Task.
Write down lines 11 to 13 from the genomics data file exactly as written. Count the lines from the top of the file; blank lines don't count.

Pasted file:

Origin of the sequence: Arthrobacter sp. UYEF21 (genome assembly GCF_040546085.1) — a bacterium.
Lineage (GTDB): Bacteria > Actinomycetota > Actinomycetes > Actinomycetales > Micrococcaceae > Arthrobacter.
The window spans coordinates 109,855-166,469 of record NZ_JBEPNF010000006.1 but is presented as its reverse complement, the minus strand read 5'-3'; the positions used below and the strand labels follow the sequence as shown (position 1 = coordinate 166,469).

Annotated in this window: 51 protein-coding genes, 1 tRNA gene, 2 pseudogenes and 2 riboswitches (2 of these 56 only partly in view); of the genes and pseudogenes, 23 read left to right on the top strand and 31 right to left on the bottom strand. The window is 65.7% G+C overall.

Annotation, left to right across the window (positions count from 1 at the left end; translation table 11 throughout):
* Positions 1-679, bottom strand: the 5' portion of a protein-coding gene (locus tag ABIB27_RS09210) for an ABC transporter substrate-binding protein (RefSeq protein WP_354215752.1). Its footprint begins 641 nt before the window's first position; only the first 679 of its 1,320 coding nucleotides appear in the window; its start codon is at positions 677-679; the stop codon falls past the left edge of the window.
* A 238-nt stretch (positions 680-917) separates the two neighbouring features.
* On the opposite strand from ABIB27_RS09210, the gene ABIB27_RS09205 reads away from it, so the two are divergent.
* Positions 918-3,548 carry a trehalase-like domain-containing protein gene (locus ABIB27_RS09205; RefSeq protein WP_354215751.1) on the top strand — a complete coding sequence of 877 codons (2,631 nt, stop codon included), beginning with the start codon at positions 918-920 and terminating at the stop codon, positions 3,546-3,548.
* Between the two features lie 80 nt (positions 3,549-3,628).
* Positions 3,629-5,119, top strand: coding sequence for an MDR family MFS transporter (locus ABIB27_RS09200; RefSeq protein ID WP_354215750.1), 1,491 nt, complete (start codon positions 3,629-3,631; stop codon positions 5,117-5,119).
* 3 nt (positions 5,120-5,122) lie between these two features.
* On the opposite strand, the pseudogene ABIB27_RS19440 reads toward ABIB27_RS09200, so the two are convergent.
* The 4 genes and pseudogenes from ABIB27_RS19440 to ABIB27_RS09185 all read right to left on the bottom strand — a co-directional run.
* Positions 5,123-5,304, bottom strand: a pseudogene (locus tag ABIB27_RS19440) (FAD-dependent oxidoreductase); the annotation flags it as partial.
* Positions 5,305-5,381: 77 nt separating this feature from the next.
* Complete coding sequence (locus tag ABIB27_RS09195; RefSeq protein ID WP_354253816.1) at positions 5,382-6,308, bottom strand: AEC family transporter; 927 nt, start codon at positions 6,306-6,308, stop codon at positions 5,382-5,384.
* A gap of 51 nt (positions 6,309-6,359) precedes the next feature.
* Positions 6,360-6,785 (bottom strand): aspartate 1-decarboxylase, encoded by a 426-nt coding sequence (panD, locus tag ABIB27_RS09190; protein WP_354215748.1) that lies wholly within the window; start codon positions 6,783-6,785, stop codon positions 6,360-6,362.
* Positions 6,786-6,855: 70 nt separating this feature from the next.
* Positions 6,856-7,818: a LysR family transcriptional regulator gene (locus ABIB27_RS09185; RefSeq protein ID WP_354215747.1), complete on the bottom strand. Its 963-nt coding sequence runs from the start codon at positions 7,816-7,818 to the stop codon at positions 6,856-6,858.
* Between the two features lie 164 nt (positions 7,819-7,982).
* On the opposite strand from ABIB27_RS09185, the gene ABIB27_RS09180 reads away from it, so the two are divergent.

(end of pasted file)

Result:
* Positions 3,629-5,119, top strand: coding sequence for an MDR family MFS transporter (locus ABIB27_RS09200; RefSeq protein ID WP_354215750.1), 1,491 nt, complete (start codon positions 3,629-3,631; stop codon positions 5,117-5,119).
* 3 nt (positions 5,120-5,122) lie between these two features.
* On the opposite strand, the pseudogene ABIB27_RS19440 reads toward ABIB27_RS09200, so the two are convergent.